I have to preface this post by saying this is not directed at anyone in particular, but rather the MANY who feel it necessary to rain on our parade by persisting with ‘jokes’ about parenthood.
“Oh you’re having a baby…”; “You don’t know what’s going to hit you haha”, “say goodbye to sleep haha”, “say goodbye to your sex life haha”, “say goodbye to your money haha”, “say goodbye to your freedom haha” and my favourite… “good luck HA HA”. Oh that’s fresh. First time we’ve heard that one.
I’ll have you know, we’re HAPPY. And not one bit deluded. We know what’s coming, and we are EXCITED, for all of it. It wasn’t always the case, I use to be filled with fear, and I can thank a lot of this negative rhetoric for exacerbating those emotions over the years. I have however done a lot of work on myself, and I know now from deep within me that I not only have space and capacity to be a great mother but I also understand fully what I’m ‘getting myself into’.
I’ll thank you (not) for pointing out that babies make noise, or wake in the night, that children get up early, or that a ‘busy’ home leads to a loveless relationship. You know what all of that is, that’s a projection of the stress and tension and dissatisfaction and fatigue… inside of you.
That might have sounded a little heartless, but I understand stress. Like, I now REALLY understand stress – not just on a personal level but on a biological and physiological level. And I get what wits end looks like too, I see it in the faces of many of the people who ‘joke’ to us. What I’ve come to appreciate is that our experience of the world is of our own design, if you’re not happy, you have the power to change that situation.
I decided to make a change when we were negative in our bank account every other week & getting calls from the bank, haemorrhaging money & clocking up credit cards, awaiting a Lands & Environments court case that would determine our future and everything we’d worked toward, when work was too much, when my mum was diagnosed with breast cancer, when I was completely overwhelmed, when I was crying in the shower every night. Life was not pretty. I took control at a time when I felt I had none. I found a way to cultivate happiness, escape the fog and create a new environment of ease, and calm, and gratitude.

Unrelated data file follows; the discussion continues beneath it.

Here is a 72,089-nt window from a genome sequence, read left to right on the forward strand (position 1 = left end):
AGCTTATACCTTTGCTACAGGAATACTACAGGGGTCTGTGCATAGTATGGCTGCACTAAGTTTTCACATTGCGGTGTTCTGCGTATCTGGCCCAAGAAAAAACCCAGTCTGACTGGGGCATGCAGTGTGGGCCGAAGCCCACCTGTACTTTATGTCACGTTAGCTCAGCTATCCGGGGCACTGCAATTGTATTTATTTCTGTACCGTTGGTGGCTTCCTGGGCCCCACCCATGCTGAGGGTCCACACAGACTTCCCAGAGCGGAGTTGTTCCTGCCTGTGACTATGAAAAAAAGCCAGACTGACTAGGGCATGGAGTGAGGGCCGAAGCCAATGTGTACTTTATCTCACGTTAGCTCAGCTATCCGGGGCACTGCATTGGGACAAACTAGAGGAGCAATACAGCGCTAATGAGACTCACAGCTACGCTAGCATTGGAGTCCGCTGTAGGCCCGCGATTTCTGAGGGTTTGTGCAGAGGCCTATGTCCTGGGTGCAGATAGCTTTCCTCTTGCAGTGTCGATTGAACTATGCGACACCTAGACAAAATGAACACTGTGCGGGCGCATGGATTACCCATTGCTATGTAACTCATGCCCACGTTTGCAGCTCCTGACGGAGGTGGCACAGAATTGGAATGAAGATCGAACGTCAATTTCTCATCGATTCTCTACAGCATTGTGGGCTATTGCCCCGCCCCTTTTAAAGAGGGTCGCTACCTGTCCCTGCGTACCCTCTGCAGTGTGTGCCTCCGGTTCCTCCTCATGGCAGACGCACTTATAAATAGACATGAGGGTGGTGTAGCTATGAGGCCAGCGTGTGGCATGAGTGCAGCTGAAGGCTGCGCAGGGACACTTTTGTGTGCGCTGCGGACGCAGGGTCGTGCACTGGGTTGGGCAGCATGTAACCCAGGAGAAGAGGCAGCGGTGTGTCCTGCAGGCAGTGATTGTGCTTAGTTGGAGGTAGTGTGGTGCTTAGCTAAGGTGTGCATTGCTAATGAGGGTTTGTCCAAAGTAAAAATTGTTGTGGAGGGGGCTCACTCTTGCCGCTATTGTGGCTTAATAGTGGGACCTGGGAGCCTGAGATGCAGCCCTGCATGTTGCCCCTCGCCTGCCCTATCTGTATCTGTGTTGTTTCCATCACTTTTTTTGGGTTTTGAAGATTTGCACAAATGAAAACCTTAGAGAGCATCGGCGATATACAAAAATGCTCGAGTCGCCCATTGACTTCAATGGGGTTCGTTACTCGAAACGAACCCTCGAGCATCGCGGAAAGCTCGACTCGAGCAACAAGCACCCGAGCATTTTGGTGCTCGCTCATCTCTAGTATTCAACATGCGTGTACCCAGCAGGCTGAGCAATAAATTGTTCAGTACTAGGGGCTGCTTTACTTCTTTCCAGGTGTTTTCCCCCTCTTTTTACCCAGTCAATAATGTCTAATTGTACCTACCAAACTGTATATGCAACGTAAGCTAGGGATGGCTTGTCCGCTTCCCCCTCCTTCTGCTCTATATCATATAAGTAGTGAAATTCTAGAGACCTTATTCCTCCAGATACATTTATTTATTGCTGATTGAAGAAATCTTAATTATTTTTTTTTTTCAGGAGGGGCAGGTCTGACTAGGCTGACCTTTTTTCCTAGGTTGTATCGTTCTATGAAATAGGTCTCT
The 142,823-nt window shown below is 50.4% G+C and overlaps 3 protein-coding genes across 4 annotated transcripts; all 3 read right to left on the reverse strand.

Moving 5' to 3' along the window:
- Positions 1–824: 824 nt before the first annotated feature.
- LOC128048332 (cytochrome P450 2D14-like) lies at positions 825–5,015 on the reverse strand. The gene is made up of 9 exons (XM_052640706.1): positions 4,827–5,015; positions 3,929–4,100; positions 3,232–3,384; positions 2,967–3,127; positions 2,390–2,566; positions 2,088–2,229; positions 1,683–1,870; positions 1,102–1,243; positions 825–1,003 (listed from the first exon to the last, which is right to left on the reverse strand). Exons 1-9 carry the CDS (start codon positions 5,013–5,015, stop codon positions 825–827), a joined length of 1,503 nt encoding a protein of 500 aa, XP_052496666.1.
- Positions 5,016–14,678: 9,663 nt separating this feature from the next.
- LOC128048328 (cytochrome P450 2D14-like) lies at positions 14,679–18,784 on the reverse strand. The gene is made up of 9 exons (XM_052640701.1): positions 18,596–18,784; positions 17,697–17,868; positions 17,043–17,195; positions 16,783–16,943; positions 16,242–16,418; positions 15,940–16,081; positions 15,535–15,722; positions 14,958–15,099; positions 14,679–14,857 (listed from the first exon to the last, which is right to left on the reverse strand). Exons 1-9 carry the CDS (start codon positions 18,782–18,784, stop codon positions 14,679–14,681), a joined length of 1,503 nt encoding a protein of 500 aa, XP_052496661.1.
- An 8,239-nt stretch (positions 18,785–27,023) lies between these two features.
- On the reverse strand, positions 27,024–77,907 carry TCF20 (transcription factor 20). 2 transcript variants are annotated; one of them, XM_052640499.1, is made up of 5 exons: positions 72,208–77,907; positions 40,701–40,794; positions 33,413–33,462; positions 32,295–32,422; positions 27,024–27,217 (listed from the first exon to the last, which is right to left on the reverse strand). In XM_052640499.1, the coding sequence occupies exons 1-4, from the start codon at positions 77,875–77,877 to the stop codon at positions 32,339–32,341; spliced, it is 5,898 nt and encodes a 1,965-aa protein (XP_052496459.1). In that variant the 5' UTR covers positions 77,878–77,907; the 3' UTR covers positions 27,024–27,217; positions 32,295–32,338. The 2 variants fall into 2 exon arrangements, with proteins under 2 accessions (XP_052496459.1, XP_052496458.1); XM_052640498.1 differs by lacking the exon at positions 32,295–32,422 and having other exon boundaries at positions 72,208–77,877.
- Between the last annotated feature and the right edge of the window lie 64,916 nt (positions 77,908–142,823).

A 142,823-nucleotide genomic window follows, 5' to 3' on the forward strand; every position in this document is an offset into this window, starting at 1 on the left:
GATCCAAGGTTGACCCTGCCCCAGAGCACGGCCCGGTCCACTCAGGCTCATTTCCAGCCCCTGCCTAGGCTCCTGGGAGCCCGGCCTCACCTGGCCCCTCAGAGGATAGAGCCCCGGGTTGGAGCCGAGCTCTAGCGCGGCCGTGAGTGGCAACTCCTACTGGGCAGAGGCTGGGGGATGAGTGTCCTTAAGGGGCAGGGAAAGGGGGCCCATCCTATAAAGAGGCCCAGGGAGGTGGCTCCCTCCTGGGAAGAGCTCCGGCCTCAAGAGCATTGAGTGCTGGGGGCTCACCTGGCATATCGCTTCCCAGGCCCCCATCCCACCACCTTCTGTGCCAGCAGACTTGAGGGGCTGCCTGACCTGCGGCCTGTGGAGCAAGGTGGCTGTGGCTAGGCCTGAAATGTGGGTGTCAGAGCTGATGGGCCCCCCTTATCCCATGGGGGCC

So moving forward, I’ll ask that collectively parents refrain from telling us ‘what we’re in for’. That’s yourexperience, and Mitch & I about to have an experience all of our own.
Hubs has been waiting for me to be ‘ready’ for about a decade, and is so adorably excited to be a Dad it breaks my heart to hear him tell me he’s copped more of the same crappy remarks. This kind of parental commentary is not welcome, and I hate to break it to you but it’s just not funny.
In all seriousness though, is it just a default response? Is it another case of people not willing (or able) to engage in meaningful conversation? Or is it a sign of widespread general dissatisfaction with parenthood? In any case, it’s water off a ducks back for us – but socially it’s not a great state of affairs and with depression and anxiety on the exponential rise maybe it’s actually something we need to address.
Finally, I do thank the few who share with us the JOY as their default answer. Those who say congratulations, without the sarcasm. Those that light up inside, to know we’re about to embark on the most amazing ride we’ll ever have. That, is the good shit. Keep radiating the positive, it’s so wonderfully refreshing.